This piece from Schaeffer's Research is a few weeks old but seems more probable after the recent decline than it did on January 25 at $16.37 on it's way to $15.25:
While the General Electric Co. (GE: sentiment, chart, options) topped Wall Street quarterly earnings estimates last week, many analysts feel the company is no longer a good investment. Specifically, Dilip Sarangan, research analyst at Frost & Sullivan, feels that traders should avoid the Dow Jones Industrial Average (DJIA) component, according to a recent interview with CNBC.com.
"Traditionally, it used to be a good investment because of the dividends. But now with what's been going on in the past 18 months or so, it's no longer a good investment, nor is it going to be one of the stocks that will grow," Sarangan told CNBC. "Compared to a lot of the other Dow components, they're definitely stinking it up."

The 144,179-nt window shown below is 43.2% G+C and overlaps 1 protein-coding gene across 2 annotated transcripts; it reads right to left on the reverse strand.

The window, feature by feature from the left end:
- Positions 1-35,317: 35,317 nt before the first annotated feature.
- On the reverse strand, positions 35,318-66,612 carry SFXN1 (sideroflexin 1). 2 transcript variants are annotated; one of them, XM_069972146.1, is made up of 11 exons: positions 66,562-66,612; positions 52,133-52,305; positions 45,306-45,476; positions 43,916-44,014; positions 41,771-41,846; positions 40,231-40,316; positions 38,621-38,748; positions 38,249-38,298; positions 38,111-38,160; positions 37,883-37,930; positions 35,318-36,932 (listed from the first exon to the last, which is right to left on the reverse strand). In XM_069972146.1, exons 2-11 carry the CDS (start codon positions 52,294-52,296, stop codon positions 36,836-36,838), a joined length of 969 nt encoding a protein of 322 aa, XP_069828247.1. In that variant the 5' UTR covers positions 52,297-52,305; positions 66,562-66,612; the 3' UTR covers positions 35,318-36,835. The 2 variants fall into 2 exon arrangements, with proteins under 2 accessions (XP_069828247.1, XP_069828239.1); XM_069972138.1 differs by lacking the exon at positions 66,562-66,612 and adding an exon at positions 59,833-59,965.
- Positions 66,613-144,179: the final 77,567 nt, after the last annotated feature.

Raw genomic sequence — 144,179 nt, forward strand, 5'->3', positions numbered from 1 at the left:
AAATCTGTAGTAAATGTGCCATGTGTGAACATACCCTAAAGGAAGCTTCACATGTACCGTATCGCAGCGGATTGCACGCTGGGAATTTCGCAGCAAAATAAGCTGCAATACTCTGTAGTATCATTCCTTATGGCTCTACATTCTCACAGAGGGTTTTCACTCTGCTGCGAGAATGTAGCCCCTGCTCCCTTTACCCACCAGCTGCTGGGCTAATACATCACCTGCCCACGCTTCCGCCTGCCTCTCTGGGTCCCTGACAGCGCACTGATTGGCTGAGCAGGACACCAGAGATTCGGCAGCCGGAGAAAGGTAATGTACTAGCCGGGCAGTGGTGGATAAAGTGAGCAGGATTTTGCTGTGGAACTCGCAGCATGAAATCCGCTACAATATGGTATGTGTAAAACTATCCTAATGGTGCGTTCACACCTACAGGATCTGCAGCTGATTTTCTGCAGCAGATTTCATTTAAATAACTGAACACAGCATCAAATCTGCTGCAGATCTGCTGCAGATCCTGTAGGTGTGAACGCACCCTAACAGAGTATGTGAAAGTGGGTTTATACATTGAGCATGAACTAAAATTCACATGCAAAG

Sarangan is not the only analyst betting against GE, as 10 of the 18 brokerage firms following the shares rate them a "hold" or worse, according to Zacks. However, the negativity surrounding the security ends with the analyst community. Specifically, options traders' preference for calls over puts has allowed GE's Schaeffer's put/call open interest ratio (SOIR) to plunge from an annual high of 1.72 on Sept. 18, 2009, to its current perch at 0.94 in the 29th percentile.
What's more, data from the International Securities Exchange (ISE) and Chicago Board Options Exchange (CBOE) support this shift toward optimism among speculative investors. Currently, GE's 10-day ISE/CBOE call/put volume ratio of 2.10 indicates that calls bought to open have more than doubled puts purchased during the prior two weeks. This ratio also ranks above three quarters of all such readings taken during the past year, meaning that GE options traders have rarely scooped up calls at a faster pace in the prior 52 weeks....MORE